How Vulnerable Are You To Stress?
By Arthur Buchanan
In modern society, most of us can't avoid stress. But we can learn to behave in ways that lessen its effects. Researchers have identified a number of factors that affect one's vulnerability to stress - among them are eating and sleeping habits, caffeine and alcohol intake, and how we express our emotions. The following questionnaire is designed to help you discover your vulnerability quotient and to pinpoint trouble spots. Rate each item from 1 (always) to 5 (never), according to how much of the time the statement is true of you. Be sure to mark each item, even if it does not apply to you - for example, if you don't smoke, circle 1 next to item six.
To get your score, add up the figures and subtract 20. A score below 10 indicates excellent resistance to stress. A score over 30 indicates some vulnerability to stress; you are seriously vulnerable if your score is over 50. You can make yourself less vulnerable by reviewing the items on which you scored three or higher and trying to modify them. Notice that nearly all of them describe situations and behaviors over which you have a great deal of control. Concentrate first on those that are easiest to change - for example, eating a hot, balanced meal daily and having fun at least once a week - before tackling those that seem difficult.
Bills are piling up, the front lawn is a jungle, and you can't remember what your desk looks like under those stacks of paper. If only you had more time. We've all said it at one time or another.
Lack of time can be a major source of stress. As demands of daily living grow, more and more of us feel there just aren't enough hours in a day to do everything that needs to get done.
Teaching people how to manage their time is now an American enterprise. There are time-management books, tapes, workshops, and seminars to make us more efficient. Day planners, organizers, and calendars help us remember and organize things. We even have personal coaches to help us turn chaotic lives into more orderly ones.
Time Is On Your Side
Learning to better manage your time can make you feel more in control of your life. That can reduce stress. If you can get a handle on how you spend your time, you'll be able to work smarter and function better at home and away. You'll relax more, be less stressed, find your goals are within easier reach, and have more time for yourself. You'll also be proud of how organized you've become!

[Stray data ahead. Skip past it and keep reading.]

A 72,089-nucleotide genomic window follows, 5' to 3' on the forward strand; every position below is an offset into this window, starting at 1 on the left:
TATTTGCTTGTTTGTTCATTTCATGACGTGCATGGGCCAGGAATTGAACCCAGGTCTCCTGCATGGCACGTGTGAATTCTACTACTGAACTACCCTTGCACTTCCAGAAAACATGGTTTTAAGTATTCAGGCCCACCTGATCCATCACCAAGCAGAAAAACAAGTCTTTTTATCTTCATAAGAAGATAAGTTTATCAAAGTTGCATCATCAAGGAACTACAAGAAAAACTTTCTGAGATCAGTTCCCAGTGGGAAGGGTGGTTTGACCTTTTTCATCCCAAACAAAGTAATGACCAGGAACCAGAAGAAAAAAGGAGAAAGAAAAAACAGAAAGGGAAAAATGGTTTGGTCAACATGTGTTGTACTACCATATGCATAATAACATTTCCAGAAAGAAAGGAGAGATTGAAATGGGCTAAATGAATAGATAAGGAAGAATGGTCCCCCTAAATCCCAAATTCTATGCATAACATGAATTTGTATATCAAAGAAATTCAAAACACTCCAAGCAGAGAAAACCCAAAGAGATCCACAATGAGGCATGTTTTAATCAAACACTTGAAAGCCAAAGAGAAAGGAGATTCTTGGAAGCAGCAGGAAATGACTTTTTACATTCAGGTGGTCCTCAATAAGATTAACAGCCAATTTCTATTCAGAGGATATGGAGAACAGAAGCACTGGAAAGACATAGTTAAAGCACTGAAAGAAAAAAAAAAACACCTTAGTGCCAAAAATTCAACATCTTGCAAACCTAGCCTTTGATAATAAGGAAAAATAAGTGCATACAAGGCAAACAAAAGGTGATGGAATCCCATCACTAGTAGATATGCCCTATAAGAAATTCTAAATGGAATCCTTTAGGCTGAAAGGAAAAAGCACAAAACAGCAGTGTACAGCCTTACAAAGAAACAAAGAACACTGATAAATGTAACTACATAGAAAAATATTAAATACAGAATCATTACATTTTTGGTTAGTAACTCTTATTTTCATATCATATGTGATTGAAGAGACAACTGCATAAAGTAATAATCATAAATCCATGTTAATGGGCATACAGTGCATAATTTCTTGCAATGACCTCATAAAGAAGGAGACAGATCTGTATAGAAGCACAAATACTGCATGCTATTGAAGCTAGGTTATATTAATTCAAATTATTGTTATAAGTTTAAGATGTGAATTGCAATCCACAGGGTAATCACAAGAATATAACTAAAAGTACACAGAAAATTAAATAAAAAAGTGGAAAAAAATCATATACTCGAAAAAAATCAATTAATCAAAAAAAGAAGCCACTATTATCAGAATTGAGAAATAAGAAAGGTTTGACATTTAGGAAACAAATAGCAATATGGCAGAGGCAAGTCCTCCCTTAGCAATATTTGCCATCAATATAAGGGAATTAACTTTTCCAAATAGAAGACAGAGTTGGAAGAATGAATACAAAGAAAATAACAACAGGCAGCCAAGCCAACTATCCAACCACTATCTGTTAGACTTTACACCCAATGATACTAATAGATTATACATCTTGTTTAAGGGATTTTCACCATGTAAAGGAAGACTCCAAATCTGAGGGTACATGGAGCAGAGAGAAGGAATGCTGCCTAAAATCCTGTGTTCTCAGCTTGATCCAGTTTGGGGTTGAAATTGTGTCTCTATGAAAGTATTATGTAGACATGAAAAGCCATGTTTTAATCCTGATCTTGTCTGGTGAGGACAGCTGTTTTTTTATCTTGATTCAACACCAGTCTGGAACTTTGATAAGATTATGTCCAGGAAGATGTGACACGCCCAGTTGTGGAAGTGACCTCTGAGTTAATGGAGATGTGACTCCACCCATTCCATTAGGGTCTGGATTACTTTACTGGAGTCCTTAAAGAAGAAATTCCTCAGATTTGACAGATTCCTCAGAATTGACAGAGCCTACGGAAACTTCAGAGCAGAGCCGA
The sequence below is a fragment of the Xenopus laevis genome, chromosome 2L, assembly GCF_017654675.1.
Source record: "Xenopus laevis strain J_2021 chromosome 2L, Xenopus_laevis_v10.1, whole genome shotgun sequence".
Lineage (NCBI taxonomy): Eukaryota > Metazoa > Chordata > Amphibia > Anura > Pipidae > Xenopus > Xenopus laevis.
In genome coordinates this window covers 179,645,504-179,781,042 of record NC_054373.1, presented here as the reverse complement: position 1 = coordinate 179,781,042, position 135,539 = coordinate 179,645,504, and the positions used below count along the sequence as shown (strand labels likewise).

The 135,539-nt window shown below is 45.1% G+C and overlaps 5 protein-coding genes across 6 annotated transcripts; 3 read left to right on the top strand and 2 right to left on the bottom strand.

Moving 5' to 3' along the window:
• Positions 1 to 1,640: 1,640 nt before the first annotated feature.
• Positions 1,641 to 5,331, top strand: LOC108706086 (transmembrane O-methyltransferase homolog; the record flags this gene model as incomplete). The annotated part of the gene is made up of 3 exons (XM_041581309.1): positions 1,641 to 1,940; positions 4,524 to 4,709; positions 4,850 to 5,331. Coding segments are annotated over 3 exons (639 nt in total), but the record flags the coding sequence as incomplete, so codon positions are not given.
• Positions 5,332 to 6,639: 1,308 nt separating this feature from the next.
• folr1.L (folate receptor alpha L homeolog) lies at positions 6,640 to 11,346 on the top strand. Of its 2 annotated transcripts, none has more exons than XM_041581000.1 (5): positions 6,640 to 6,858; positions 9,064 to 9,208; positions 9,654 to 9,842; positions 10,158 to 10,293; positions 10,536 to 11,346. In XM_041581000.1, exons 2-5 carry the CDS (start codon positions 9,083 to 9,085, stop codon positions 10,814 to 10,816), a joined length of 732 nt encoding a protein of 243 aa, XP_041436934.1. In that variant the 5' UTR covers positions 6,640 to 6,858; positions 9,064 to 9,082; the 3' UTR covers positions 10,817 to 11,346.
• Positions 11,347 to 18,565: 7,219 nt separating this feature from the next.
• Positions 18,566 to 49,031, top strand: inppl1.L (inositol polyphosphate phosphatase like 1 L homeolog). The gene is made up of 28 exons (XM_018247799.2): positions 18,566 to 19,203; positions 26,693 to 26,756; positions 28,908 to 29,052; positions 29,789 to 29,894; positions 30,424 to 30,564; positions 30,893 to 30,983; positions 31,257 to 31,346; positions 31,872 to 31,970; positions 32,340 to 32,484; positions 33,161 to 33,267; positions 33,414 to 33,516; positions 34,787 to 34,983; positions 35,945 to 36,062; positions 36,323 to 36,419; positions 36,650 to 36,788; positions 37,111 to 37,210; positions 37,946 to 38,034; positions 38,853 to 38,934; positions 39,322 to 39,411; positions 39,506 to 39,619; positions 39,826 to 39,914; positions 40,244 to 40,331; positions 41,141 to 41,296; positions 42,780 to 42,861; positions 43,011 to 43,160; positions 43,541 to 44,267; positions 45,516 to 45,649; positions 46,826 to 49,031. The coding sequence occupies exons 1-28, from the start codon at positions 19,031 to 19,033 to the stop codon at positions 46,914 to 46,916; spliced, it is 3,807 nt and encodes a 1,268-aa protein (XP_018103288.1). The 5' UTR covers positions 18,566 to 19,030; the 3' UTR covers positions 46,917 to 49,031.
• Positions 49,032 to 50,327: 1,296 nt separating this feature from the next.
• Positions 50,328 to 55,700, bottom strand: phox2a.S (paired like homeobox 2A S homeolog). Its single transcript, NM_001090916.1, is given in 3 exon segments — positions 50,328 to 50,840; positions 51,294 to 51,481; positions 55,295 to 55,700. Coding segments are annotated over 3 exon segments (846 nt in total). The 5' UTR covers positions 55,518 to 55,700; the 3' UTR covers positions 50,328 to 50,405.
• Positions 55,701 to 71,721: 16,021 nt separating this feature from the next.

Sound impossible? It's not! Here are some ways to become a wise time manager wherever you are:
Get Organized. You can waste a lot of time looking for things you've misplaced, trying to make plans or decisions at the last minute, or putting things off for later. Clean up your desk and office by making places to store things - file cabinets, notice boards, in- and out-boxes "to read" and "bill-paying" trays - even a shredder! Make files, update your rolodex, and organize your pantry and drawers so you can find things more easily.
What's that you say? These things take time and you already don't have enough time? Putting in some extra time to get organized will save you a lot of time in the long run. And don't try to do all your organizing in one day. Tackle just one drawer or closet each weekend. Sort through a pile every other day until you get through all of them. Keep a day planner or calendar handy and use it. Post all your important telephone numbers and email addresses in an easy-to-see place so you don't have to keep looking them up. Make a schedule for bill-paying day, laundry day, grocery shopping day, and library day. Make "to do" lists and check off tasks once they're done. This will show progress and help you feel like you're getting things done when you don't think you are.
Set Priorities.List the things you must get done in a day. Be realistic. Writing down how much time you expect each activity to take helps. The most important things go at the top of your list. Focus on getting those done during your high-energy time of day. Bump the less important tasks to the next day or week if you can't get to them. And don't beat yourself up if you don't. Remind yourself that there are only so many hours in a day and you're doing the best you can. Nobody's perfect!
Stay Focused. If you're working on a project, close your office door, ignore the phone and email messages, tell family members or coworkers you're unavailable - try to get rid of all the distractions that prevent you from finishing your task. Distractions can cause stress. And the stress gets worse because you didn't finish the job you set out to do even though you made the time. Schedule a half hour at the start and middle of the day to review and respond to emails and phone calls. Allow another 30 minutes at end of the day to wrap up for the day and get organized for the next one.
Multitask Wisely.Why not kill two birds with one stone when you can? For instance, write Christmas cards or update your rolodex while you're watching television. Don't get carried away with multitasking, though. That may lead to more stress and even be dangerous. Shaving, sending a fax, or sitting in on an important conference call while you're driving is downright dangerous!
Get Help. Decide what you realistically can do in the time you have and get help doing the rest. Lighten your load by asking someone to run an errand while you're cleaning the house for company. That lets you receive your guests more graciously when they arrive. Getting a coworker to pitch in on a big project shows you can delegate work and get things done. With a little practice, you can become quite good at managing your personal and professional time. Not only will you become more efficient, you'll have less stress.
About The Author
Listen to Arthur Buchanan on the Mike Litman Show!
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